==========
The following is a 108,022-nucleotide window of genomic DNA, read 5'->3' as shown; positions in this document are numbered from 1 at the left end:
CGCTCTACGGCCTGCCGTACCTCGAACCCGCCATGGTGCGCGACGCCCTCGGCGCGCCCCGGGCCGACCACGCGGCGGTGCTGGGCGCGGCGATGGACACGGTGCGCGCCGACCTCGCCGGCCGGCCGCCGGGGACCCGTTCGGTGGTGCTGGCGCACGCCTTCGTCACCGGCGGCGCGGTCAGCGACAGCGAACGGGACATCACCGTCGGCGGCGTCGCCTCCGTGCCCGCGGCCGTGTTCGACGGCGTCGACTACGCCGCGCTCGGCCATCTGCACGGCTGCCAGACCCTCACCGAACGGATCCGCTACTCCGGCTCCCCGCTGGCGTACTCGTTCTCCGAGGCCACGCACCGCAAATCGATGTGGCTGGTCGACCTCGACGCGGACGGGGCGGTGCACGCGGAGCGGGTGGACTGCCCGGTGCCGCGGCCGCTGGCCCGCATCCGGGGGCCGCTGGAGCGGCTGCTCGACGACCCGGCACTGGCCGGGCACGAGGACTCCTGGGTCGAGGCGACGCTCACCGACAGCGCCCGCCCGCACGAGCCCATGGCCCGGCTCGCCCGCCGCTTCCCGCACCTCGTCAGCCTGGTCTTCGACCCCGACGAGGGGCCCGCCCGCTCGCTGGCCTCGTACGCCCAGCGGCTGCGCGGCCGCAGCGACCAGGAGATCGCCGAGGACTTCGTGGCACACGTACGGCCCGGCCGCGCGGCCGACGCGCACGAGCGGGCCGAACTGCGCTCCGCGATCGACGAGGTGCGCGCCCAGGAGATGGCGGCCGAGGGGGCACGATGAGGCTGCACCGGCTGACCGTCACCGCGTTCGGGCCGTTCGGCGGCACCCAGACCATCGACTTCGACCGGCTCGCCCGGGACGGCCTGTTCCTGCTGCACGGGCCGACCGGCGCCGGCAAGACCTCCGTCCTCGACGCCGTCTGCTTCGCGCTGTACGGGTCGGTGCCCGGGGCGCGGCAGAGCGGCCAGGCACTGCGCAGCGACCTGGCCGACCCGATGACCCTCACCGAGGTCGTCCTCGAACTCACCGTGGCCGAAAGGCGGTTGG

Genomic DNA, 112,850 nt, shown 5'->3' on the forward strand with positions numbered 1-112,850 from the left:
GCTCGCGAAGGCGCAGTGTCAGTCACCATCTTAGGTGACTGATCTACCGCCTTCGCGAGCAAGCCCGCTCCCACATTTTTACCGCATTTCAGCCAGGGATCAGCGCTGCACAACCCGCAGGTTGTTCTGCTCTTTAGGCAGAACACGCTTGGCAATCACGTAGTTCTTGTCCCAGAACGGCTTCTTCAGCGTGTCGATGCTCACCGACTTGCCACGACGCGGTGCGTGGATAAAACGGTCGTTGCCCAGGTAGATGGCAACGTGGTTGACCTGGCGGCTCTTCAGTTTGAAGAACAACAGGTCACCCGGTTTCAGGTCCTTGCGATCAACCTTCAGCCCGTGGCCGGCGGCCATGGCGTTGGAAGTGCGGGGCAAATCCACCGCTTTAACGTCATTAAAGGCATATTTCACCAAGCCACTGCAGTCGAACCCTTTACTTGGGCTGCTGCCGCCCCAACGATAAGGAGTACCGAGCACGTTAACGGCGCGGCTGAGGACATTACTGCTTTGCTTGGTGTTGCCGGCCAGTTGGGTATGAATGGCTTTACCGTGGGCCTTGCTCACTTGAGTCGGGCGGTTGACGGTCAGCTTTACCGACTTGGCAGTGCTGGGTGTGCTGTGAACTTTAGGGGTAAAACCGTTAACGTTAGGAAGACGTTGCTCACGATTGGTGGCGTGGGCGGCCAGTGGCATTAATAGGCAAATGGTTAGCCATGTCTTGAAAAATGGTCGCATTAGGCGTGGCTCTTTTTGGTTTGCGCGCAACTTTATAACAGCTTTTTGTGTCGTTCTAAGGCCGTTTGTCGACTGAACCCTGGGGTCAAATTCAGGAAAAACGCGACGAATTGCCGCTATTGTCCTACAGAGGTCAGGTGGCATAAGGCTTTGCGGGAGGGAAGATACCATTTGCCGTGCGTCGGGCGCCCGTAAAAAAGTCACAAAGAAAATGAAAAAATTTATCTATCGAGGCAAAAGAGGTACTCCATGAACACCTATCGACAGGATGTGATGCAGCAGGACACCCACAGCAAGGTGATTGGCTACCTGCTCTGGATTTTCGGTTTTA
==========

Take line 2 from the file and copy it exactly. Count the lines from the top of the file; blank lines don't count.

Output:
CGCTCTACGGCCTGCCGTACCTCGAACCCGCCATGGTGCGCGACGCCCTCGGCGCGCCCCGGGCCGACCACGCGGCGGTGCTGGGCGCGGCGATGGACACGGTGCGCGCCGACCTCGCCGGCCGGCCGCCGGGGACCCGTTCGGTGGTGCTGGCGCACGCCTTCGTCACCGGCGGCGCGGTCAGCGACAGCGAACGGGACATCACCGTCGGCGGCGTCGCCTCCGTGCCCGCGGCCGTGTTCGACGGCGTCGACTACGCCGCGCTCGGCCATCTGCACGGCTGCCAGACCCTCACCGAACGGATCCGCTACTCCGGCTCCCCGCTGGCGTACTCGTTCTCCGAGGCCACGCACCGCAAATCGATGTGGCTGGTCGACCTCGACGCGGACGGGGCGGTGCACGCGGAGCGGGTGGACTGCCCGGTGCCGCGGCCGCTGGCCCGCATCCGGGGGCCGCTGGAGCGGCTGCTCGACGACCCGGCACTGGCCGGGCACGAGGACTCCTGGGTCGAGGCGACGCTCACCGACAGCGCCCGCCCGCACGAGCCCATGGCCCGGCTCGCCCGCCGCTTCCCGCACCTCGTCAGCCTGGTCTTCGACCCCGACGAGGGGCCCGCCCGCTCGCTGGCCTCGTACGCCCAGCGGCTGCGCGGCCGCAGCGACCAGGAGATCGCCGAGGACTTCGTGGCACACGTACGGCCCGGCCGCGCGGCCGACGCGCACGAGCGGGCCGAACTGCGCTCCGCGATCGACGAGGTGCGCGCCCAGGAGATGGCGGCCGAGGGGGCACGATGAGGCTGCACCGGCTGACCGTCACCGCGTTCGGGCCGTTCGGCGGCACCCAGACCATCGACTTCGACCGGCTCGCCCGGGACGGCCTGTTCCTGCTGCACGGGCCGACCGGCGCCGGCAAGACCTCCGTCCTCGACGCCGTCTGCTTCGCGCTGTACGGGTCGGTGCCCGGGGCGCGGCAGAGCGGCCAGGCACTGCGCAGCGACCTGGCCGACCCGATGACCCTCACCGAGGTCGTCCTCGAACTCACCGTGGCCGAAAGGCGGTTGG